He makes the “nature” explanation for the shape of culture, against the “nurture” case we are more used to from historians, economists, and social scientists of all types. Good insights which are new to me, such as the role of the north-south continental axis in slowing down the propogation of domesticated plants. But there is a hundred pages at least of redundancy here, and I notice many of the chapters originally appeared as articles in journals. I wish he had edited harder.
I have one nitpick: he glides over political distinctions. This passage, for example:
Guns, Germs, and Steel (Jared Diamond)
Kindle Loc. 4786-89
We consider George Washington a statesman because he spent tax money on widely admired programs and did not enrich himself as president. Nevertheless, George Washington was born into wealth, which is much more unequally distributed in the United States than in New Guinea villages. For any ranked society, whether a chiefdom or a state, one thus has to ask: why do the commoners tolerate the transfer of the fruits of their hard labor to kleptocrats? …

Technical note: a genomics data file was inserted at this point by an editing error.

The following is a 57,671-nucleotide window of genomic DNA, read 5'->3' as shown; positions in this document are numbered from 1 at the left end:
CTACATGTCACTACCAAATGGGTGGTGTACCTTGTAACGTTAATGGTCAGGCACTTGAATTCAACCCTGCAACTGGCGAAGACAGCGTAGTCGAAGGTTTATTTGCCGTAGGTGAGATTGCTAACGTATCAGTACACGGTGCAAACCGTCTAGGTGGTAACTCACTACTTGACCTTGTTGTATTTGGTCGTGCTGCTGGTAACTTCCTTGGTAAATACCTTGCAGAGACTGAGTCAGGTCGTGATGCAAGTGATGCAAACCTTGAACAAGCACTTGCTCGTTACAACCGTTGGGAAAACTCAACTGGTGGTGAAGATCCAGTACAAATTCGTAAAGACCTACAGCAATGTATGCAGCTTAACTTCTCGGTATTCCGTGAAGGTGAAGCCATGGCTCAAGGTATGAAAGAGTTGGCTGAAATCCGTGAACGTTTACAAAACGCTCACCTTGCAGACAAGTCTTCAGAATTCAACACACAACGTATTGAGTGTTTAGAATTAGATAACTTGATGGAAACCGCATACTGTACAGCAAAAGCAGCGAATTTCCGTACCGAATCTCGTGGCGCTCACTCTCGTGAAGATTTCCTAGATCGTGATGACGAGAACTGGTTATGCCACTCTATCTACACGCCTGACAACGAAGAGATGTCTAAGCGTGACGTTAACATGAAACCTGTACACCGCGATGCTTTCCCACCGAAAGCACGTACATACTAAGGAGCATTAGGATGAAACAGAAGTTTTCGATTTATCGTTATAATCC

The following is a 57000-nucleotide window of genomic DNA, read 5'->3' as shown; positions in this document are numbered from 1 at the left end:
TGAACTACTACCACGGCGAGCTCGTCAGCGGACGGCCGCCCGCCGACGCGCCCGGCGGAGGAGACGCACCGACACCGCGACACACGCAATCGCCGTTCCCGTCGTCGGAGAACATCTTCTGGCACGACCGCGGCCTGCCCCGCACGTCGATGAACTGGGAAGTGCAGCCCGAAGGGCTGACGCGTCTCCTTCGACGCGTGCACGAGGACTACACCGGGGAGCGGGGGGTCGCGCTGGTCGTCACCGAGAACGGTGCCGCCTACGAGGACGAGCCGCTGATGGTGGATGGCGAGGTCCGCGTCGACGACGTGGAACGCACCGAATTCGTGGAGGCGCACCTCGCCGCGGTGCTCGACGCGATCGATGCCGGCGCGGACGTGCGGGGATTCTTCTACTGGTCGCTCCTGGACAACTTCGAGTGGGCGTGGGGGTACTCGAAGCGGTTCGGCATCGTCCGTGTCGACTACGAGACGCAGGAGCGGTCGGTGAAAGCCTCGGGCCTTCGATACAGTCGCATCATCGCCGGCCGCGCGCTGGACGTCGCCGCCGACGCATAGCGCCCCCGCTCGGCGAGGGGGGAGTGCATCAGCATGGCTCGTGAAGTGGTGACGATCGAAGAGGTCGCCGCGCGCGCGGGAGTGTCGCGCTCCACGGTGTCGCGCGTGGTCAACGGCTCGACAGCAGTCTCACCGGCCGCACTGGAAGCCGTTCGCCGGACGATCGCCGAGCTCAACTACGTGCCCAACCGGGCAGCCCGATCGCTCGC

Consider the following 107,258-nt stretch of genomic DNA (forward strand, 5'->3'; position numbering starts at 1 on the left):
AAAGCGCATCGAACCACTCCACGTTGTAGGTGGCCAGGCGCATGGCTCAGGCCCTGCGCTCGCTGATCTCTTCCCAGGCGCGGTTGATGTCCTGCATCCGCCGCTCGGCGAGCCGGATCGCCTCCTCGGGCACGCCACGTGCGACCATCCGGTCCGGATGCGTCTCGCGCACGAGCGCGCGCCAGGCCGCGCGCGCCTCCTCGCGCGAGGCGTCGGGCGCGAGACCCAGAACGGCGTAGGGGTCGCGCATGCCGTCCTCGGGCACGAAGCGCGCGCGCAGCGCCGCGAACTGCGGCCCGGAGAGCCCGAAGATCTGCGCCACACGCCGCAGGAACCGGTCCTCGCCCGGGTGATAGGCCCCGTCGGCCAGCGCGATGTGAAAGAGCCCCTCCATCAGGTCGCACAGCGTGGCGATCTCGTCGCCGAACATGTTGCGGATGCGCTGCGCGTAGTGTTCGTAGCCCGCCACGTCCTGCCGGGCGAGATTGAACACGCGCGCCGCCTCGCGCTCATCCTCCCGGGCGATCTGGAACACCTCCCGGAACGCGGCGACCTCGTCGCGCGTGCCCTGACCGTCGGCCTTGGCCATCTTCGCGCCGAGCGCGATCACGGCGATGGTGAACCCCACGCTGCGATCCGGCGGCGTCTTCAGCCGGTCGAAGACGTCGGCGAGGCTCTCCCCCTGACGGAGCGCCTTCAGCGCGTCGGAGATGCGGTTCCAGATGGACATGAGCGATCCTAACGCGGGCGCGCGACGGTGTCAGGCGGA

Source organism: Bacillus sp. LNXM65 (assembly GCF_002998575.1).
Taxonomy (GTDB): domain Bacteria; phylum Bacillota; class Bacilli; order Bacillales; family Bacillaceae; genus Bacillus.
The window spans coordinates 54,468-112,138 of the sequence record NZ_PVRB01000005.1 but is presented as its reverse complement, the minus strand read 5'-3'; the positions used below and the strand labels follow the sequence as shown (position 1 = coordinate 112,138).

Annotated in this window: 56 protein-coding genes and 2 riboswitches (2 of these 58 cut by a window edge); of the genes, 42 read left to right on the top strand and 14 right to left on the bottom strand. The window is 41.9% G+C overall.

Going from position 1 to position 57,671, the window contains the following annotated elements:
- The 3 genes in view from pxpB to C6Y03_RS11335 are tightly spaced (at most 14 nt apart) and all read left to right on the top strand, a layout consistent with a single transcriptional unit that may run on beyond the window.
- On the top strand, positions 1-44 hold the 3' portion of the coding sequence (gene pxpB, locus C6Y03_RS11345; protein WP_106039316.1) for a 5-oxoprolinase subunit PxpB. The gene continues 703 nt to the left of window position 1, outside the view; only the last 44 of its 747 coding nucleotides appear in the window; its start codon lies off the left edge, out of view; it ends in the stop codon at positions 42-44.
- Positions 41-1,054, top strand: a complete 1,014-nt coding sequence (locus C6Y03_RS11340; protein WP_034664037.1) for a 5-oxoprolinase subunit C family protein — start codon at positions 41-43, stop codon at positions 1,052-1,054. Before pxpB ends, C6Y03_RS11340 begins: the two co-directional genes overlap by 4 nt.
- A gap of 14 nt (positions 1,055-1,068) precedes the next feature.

…in the entire book, as far as I can tell, he recognizes no distinction between taxes, by consent, and tribute, which is forced taxation without consent. It all just results in some equation of poverty and wealth and that end result seems to be the only moral dimension he cares about. This blindness makes me nervous about his arguments in areas I am not competent to judge.
One thought on “Guns, Germs, and Steel: Jared Diamond”
Diamond’s book is a little out of date on genetics. Recent studies have shown that there was an increase in genetic change with the development of agriculture and population expansion in eurasia. Some of these changes appear to relate to neurological function (see papers by Benjamin Voight, Bruce Lahn or Scott Williams).
New York Times science writer Nicholas Wade’s book ‘Before the Dawn’ covers some of this, as does the more recent ‘The 10,000 Year Explosion: How Civilization Accelerated Human Evolution’.